Sunday, March 17, 2013


So I guess missionary work is not all work . . . or so it seems this week.

We began the week with district p-day which turned out to be basically, eat, play games, lean back and relax, and enjoy ourselves for a few hours.  Here are the elders having a WONDERFUL time because we had MEXICAN FOOD!  Mexican food is one of the things that is pretty nonexistent here in Japan and you don't realize how much you like it until you get here and can't have it!  We had tacos and fajitas.

March 11th was also the two year anniversary of the big earthquake and tsunami.  It came and went with a minute of silence.  In our Wednesday English class we talked about hobbies and last week we invited all of the students (around 12-14) to come prepared to talk about their hobbies.  They all did a wonderful job but two stand out in my mind.  One man said his hobby is martial arts.  He said he had a lot of photos of him doing martial arts and getting awards but they were all destroyed in the tsunami.  Then our branch president said his hobby used to be painting but . . . you can guess the rest.  Anyway, he brought a recent picture he had drawn.  It seemed so sad to realize that not only were lives lost (which of course is the most significant loss) but also many tangible memories were lost.

On Thursday (March 14) it was White Day!  You have probably forgotten what White Day is so I will refresh your memory!   Well in Japan only the girls give on Valentines Day and the guys reciprocate on White Day!  So our week was filled with guys giving out things to the girls.  Like our branch president made cookies and gave them out at church; and another brother at church gave out bags of goodies (mostly chocolate) to the women; and I got some chocolates from Abe Kyodai who was recently baptized;  AND the guys in one of our branch families (actually the guys are not members) made me and Elder Sakamoto lunch.  Here are the guys cooking:

And this is the finished product.  Nabe!:

It was so good.  And there were also a few other things to go with it like this:

That little plate of meat that looks and has the texture of beef is actually WHALE!  I thought it tasted a little wild (more like elk or something like that) but it was okay.  Probably not something I would go looking for at the store anytime soon!

That evening we had our English class with the kids in Miyato.  It was Okuda-san's (the community center director's) birthday so we decided to throw a surprise party for him.  It worked out well since he had a meeting and came back just in time for us to celebrate.  Here are the boys decorating cakes:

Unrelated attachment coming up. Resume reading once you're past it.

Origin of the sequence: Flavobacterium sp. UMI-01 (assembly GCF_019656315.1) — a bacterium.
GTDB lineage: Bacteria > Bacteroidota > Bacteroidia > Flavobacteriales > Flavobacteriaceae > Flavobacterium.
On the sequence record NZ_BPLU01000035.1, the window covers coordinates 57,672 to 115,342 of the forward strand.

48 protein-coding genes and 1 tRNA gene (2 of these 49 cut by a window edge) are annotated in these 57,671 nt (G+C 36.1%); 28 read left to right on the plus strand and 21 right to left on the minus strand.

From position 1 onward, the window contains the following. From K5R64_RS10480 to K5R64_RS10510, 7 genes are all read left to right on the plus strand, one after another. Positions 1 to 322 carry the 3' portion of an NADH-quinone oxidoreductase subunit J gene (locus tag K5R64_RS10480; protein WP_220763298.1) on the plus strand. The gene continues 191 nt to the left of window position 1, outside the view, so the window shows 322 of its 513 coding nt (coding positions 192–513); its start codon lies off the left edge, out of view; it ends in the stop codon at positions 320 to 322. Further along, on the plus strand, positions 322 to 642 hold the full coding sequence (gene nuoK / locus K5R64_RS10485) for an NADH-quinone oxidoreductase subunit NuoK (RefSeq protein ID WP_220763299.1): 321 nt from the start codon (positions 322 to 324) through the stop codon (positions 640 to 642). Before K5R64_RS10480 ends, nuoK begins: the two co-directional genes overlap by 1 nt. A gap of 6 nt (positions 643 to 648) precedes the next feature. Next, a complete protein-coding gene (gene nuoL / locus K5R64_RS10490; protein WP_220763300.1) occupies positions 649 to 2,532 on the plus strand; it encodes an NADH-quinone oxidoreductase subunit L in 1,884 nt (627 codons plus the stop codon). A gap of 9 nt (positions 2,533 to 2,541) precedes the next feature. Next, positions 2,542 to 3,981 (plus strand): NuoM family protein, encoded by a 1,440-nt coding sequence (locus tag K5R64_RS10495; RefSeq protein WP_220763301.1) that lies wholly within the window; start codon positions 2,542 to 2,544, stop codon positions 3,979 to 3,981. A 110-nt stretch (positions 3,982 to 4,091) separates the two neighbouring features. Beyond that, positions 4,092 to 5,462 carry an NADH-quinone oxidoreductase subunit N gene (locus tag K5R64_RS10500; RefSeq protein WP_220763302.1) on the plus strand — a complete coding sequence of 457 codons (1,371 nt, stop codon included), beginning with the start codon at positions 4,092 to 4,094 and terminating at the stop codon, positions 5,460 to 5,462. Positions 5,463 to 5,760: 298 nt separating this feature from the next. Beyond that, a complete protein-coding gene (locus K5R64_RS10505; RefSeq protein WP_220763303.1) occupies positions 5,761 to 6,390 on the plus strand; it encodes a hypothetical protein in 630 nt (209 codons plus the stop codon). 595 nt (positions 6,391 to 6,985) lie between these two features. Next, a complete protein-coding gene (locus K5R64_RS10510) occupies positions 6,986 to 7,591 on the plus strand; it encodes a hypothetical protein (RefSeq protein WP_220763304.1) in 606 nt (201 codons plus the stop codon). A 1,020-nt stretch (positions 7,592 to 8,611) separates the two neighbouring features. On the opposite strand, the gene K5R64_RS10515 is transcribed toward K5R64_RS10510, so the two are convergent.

Their finished products:

And the card that the girls created:

And us with Okuda-san looking pleased with the whole thing:

On Friday I decided to use the leftover pudding and whipped cream from the cakes and make another cake and take it to the weekly ping-pong night.  I found out that you ONLY have cakes at certain times in Japan.  I was asked several times during the night whose birthday it was!  Cakes are also very popular at Christmastime I remember.

On Saturday it was double party time.  I went to the annual Relief Society birthday party and Calvin went to a Young Men's cooking activity.

The Relief Society party was AMAZING!!!   Very Japanese and so fun!  We entered to find as the decoration, a Girl's Day (Hina Matsuri) display:

Girl's Day was March 3rd and these displays are typical.  Next, we sat down and had make-your-own dessert (to save for later).  It was sakura mochi.  Sakura is the cherry blossoms and mochi is the mooshed up rice.  Anyway, these were the ingredients we had to work with:

And here is the finished product which we made using plastic gloves:

So yes, mooshed rice, sweetened mooshed beans, and a leaf--and yes, you EAT the leaf!  But yum it was so good!  Next course the soup:

Also really yummy.  And then some tempura and other meats.  The pink things are shrimp chips:

And then this wonderful sushi rice:

There was so much food that we all took tons home!  And we were so stuffed!  We also had a short program and a video of the Relief Society activities in our stake this past year.  It's no wonder I can't lose weight!

So, while we did the above, the Young Men were cooking their own concoction of omu rice:

Here it is up close and personal:

It is basically a Spanish rice with scrambled egg on top.  Hate to say it, but somehow I was glad I was a Relief Society sister that night!

Then if that was not enough partying.  Tonight we were invited to our branch president's home for a birthday party for Brother Abe.  We ate okonomiyake and birthday cake and I think I almost had to roll home once again. 

The diet begins tomorrow!!!

And really . . . we are on a mission!

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